There is a stereotype about NFL players – and athletes in general – that is simply not always true. While many conform to the same likes and the same lifestyles, there are others that walk to a slightly different beat and that are still premier players both in the league and in life. One such player is Kansas City Chiefs guard Laurent Duvernay-Tardif.
You have probably seen Duvernay-Tardif play and paid little attention to the 321 pound, 6-foot-5 offensive linemen. Linemen – after all – do kind of blend in with one another on the field unless they have some kind of distinctive hairstyle or other noticeable feature. On the field Duvernay-Tardif doesn’t really have this, he is just a solid pro who has worked his way into the Chiefs starting lineup after originally being drafted in the sixth round of the 2014 NFL Draft.
Where you may have noticed Duvernay-Tardif is when he introduces himself on the Sunday Night Football broadcast where the players say their name and their college – or at least they should, but that is a debate for another time. In a world of “Alabama” and “The U”, Duvernay-Tardif is alone in coming into the NFL from McGill. He is also alone in having a heavy French-Canadian accent as he hails from the town of Mont-Saint-Hilaire in Quebec, Canada.
Even that, though, isn’t what truly sets the Chiefs’ player apart. What would do so is that somehow between 2010 and 2018 he was able to transition his college career in Canada into an NFL career in the Midwest all while pursuing the medical degree that he graduated with in 2018.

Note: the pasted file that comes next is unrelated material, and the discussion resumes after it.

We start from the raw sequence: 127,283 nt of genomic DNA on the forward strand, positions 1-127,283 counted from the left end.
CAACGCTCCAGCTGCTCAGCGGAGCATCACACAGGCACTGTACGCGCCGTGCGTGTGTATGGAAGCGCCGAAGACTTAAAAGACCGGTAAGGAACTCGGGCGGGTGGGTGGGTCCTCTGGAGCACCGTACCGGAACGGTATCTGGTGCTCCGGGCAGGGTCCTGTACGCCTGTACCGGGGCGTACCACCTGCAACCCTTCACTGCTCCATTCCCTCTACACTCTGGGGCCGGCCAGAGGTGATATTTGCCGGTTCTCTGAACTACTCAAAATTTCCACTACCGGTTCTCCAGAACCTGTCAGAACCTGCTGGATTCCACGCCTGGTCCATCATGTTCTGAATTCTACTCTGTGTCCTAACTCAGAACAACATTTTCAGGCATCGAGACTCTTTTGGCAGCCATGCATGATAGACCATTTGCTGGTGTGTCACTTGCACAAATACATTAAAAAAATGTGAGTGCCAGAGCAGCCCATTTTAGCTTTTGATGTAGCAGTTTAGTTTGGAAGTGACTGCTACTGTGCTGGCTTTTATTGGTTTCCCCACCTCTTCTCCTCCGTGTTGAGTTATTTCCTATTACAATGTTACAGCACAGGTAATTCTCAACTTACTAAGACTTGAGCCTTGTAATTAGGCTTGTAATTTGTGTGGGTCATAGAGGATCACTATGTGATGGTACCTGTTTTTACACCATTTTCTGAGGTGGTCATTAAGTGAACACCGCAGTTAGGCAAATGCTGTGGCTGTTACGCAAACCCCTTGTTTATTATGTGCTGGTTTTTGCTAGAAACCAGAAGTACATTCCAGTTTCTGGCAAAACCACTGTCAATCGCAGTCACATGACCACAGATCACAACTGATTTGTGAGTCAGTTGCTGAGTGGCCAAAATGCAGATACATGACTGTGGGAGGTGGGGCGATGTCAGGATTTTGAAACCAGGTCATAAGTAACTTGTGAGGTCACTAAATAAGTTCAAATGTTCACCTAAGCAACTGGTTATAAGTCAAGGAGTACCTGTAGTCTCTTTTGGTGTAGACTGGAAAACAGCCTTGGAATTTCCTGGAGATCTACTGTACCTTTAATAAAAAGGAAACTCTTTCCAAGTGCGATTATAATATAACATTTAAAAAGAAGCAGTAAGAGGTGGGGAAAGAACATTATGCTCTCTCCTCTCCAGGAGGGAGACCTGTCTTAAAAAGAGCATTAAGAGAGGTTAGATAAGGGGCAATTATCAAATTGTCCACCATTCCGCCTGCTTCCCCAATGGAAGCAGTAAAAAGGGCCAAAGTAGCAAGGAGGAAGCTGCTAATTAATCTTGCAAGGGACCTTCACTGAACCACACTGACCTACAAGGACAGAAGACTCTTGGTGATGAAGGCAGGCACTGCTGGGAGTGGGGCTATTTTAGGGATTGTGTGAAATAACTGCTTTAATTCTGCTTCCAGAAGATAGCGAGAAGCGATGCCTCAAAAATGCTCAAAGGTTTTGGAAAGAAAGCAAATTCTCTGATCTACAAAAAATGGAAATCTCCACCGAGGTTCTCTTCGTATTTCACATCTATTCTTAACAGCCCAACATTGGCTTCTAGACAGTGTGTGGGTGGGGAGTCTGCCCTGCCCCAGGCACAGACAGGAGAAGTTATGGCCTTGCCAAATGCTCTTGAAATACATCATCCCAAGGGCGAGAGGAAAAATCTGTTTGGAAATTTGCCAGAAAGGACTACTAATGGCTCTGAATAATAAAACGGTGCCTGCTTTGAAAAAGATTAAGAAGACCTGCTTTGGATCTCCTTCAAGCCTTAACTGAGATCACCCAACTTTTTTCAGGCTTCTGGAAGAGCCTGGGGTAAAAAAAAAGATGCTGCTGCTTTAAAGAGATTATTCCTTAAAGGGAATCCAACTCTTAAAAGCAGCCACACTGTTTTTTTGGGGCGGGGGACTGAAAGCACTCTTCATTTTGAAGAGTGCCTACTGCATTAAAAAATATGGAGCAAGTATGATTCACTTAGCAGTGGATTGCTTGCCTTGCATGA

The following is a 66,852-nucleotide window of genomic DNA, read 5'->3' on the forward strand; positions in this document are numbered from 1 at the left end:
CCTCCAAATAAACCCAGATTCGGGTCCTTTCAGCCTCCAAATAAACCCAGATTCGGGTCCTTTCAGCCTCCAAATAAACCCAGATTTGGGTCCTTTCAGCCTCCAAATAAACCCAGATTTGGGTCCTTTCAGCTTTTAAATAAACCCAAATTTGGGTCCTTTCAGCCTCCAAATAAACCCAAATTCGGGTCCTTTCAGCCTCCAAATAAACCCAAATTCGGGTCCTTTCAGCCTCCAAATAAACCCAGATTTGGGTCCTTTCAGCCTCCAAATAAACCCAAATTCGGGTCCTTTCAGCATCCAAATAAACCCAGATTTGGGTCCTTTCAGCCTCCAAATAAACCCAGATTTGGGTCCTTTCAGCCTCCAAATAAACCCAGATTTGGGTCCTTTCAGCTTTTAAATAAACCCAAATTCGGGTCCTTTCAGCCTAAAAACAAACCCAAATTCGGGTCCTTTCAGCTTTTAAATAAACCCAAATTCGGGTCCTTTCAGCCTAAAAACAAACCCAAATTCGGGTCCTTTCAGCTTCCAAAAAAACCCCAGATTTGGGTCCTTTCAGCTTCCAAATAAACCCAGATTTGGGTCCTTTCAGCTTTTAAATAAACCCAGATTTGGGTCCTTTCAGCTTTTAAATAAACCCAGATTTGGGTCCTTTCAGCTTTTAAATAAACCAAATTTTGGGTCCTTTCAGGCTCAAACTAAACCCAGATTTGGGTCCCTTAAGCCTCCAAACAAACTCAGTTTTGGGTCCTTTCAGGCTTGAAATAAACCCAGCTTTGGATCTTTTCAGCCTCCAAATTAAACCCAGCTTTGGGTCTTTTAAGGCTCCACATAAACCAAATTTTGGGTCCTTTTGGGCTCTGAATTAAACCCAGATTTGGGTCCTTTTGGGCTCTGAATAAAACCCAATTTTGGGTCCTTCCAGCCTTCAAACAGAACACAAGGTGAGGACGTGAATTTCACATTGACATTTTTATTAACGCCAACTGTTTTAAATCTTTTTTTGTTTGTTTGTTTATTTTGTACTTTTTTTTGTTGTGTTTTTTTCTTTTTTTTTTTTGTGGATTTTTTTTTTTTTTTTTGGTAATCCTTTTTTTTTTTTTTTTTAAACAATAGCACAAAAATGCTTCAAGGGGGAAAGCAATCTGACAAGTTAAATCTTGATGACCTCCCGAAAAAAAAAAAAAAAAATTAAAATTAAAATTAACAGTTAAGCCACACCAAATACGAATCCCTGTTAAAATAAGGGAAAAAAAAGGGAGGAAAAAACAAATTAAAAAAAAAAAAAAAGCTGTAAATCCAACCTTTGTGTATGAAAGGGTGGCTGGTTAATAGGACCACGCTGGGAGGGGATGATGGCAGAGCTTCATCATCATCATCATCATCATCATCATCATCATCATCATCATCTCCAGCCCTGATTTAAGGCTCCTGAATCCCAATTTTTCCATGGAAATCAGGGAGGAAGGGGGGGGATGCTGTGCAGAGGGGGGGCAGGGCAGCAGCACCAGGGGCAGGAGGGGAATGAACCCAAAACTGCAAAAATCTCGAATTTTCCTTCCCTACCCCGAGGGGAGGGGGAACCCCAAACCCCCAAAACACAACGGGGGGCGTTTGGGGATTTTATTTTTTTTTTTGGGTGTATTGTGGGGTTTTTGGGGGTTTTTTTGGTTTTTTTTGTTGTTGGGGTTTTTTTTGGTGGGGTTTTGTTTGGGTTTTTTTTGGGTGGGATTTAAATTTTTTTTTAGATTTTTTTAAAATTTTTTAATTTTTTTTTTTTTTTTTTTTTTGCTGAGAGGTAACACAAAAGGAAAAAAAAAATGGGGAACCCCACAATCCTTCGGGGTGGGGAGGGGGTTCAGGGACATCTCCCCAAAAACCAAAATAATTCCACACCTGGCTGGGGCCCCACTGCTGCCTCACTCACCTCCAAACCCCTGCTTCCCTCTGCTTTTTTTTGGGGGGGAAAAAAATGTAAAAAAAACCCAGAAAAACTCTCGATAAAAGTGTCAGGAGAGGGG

If the NFL was cool, then Duvernay-Tardif M.D. would be on the back of the big Quebecers jersey every Sunday afternoon. This is the type of player that the NFL should celebrate, a guy who was able to stretch a traditional four year medical degree into an eight year odyssey and fit in lessons on physiology and anatomy around learning an NFL playbook and schemes on a weekly basis.
Duvernay-Tardff was the first – and so far only – active NFL player to graduate to becoming a physician from medical school. This meant hours spent shadowing doctors and taking care of patients, all while still working gym sessions and staying in NFL shape. Duvernay-Tardif has been able to achieve all this – and is an example to all – because of his combination of insane work ethic and a thirst for knowledge and culture that we could all strive to work towards.
This premier player also sees his role in educating and being transparent on the subject of concussions in the NFL as important. He is an advocate for new technologies and more openness about the issue, noting that keeping youth players out of tackle football until there are in their teens – and thus understanding aspects like tackle technique and force – would be a step in the right direction.
Duvernay-Tardif will likely never be classed as anyone’s favorite player – the guard position doesn’t get a lot of love like that – but he is a player that all fans should be aware of for his approach to life and his leadership in showing just what is possible if you apply yourself.
Article By Premier Players